Avoid This Major Money Mistake…

My Money Mistake: Not Buying Pet Insurance

Full disclosure: I live in a zoo. My home is full of dogs and cats, and I love them all. What I don’t love is the vet bills, and we have a LOT of them.

I’ve always ignored pet insurance – I’m not sure why – but now I see that is one of my biggest money mistakes. At first it seemed a little like a scam. Then it seemed too expensive, especially with multiple pets.

But now I realize if I’d gotten it when each new fur baby came into my life, I’d have saved a lot of money on vet bills.

As it turns out, we have (in addition to other perfectly healthy pets):

  • A dog with extreme ongoing dental issues
  • A kitten with epilepsy who’ll need a lifetime of medication
  • A cat with urinary tract issues who needs a special diet

All in all, for the first nine months of 2019, our animals needed more than $5,000 of veterinary care (including a Pet ER stay).

While I do account for more-than-expected vet care in my pet budget, I definitely didn’t leave enough room for several issues in a single year.


Click here for a free downloadable worksheet to create your own pet budget


And it turns out I’m not alone. According to a comprehensive survey by LendEdu, 45% of pet owners spend at least as much on their pet’s health care as their own… but only about 39% have pet insurance.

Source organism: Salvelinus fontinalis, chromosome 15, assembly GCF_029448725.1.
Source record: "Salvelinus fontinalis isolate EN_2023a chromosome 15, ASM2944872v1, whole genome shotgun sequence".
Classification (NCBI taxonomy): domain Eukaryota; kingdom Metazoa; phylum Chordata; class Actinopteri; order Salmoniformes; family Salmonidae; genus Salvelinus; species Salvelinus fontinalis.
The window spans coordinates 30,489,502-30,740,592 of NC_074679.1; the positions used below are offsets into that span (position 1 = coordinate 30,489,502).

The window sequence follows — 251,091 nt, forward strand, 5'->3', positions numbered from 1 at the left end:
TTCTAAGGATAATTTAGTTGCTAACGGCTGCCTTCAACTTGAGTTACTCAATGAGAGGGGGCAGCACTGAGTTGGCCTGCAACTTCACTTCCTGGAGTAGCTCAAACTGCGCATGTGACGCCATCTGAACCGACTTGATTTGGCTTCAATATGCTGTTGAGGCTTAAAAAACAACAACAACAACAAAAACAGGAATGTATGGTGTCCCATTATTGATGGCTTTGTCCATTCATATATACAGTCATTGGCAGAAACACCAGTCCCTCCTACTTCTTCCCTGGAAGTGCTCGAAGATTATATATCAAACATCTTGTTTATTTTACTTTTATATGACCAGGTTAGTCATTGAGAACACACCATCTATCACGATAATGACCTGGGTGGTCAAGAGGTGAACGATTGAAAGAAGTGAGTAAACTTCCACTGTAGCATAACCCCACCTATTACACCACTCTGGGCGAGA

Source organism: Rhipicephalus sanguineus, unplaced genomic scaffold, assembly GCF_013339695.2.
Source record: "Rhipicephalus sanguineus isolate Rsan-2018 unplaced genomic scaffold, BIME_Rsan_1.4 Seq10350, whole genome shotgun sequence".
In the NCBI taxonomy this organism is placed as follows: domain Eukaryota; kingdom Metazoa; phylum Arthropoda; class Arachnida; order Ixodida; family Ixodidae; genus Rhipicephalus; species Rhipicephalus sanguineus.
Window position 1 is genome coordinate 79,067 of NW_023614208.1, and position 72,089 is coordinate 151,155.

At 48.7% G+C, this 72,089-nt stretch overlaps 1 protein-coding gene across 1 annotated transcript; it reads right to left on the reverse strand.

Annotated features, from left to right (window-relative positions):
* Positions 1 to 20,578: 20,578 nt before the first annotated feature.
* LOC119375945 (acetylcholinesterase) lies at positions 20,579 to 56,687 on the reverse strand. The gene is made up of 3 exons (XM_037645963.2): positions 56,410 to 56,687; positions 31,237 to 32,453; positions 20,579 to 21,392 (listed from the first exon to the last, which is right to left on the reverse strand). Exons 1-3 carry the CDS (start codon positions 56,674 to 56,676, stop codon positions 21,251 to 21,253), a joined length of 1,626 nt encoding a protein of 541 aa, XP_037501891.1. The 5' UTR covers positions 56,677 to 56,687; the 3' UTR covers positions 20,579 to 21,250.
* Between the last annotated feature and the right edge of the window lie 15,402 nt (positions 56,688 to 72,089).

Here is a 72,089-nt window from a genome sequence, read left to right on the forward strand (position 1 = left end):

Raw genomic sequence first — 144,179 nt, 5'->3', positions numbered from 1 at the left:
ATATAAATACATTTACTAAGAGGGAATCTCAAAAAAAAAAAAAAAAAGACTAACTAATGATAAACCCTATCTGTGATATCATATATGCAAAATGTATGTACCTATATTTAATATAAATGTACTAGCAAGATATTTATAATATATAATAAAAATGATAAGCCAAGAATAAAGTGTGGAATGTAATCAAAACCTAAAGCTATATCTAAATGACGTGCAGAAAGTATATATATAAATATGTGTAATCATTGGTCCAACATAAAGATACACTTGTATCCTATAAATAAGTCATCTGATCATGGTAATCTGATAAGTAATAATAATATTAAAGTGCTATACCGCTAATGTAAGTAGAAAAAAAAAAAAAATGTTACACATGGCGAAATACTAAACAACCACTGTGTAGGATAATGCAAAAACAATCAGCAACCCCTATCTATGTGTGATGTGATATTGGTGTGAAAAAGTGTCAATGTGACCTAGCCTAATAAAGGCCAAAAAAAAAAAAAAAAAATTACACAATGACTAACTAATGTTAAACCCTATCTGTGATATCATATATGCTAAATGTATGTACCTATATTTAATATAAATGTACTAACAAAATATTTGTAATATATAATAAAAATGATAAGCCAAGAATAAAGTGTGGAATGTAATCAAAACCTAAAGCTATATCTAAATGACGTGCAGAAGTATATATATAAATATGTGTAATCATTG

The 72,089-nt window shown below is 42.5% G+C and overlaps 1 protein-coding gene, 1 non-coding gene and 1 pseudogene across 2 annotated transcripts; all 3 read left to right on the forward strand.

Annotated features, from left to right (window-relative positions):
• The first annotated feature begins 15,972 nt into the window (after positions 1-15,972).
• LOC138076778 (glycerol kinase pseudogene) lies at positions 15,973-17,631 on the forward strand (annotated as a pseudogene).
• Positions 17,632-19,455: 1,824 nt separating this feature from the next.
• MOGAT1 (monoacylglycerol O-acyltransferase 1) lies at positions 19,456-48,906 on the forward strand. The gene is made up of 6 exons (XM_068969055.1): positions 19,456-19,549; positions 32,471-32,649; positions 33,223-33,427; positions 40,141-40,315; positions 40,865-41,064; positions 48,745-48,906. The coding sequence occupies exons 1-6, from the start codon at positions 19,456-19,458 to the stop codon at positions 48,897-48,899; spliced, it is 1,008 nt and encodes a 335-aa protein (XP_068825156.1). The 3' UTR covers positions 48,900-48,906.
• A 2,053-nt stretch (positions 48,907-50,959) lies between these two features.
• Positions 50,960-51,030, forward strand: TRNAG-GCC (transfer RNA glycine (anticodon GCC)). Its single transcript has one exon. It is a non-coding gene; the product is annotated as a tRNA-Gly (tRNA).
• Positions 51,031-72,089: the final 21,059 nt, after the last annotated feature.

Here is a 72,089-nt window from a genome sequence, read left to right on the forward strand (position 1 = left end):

That LendEdu report also found that

  • the average cost of emergency pet health care without insurance was $1,458.03
  • 24% of pet owners have gone into debt as a result of pet healthcare costs
  • The average monthly premium for pet insurance is $76.76
  • 88% of pet owners with pet insurance say it’s absolutely worth it

Seems kind of crazy to not have pet insurance!

How Does Pet Insurance Work, Anyway?

Pet insurance is basically catastrophic health insurance for your pets.

Like your health insurance, there are monthly premiums to pay and all sorts of things that aren’t normally covered (like dental disease and pre-existing conditions). And because it’s for emergencies, pet insurance doesn't typically cover routine vet visits or preventive care (like teeth cleaning).

But when your pet suffers an unexpected illness or injury, that’s when coverage kicks in, potentially saving you thousands of out-of-pocket dollars.

If you’re thinking about getting pet insurance – which I now totally recommend – here are some things you need to know:

  • You’ll have to get your pet a check-up and send the results to the insurer before the coverage begins.
  • The policy won’t cover any illnesses or injuries your pet already has (pre-existing conditions).
  • You have to pay all the vet bills – even the emergency ones – and then file claims for reimbursement.
  • Some plans come with deductibles, percentage coverage (for example, they’ll pay 50% of the bills), and annual maximums.
  • Premiums will be lower for younger pets than older pets.

There are lots of providers out there, and many different plan options available from each, so you can tailor your pet insurance to fit your situation. (Here’s a look at six different plans: https://www.thebalance.com/best-pet-insurances-4169714) And even partial coverage (50% reimbursement after a $150 deductible, for example) will protect your finances from $5,000 of emergency pet expenses.

I don’t know about you, but my next pet (and I’m sure there will be one) will be fully insured.

Click here for more information about creating a pet budget and a free downloadable pet budget worksheet.

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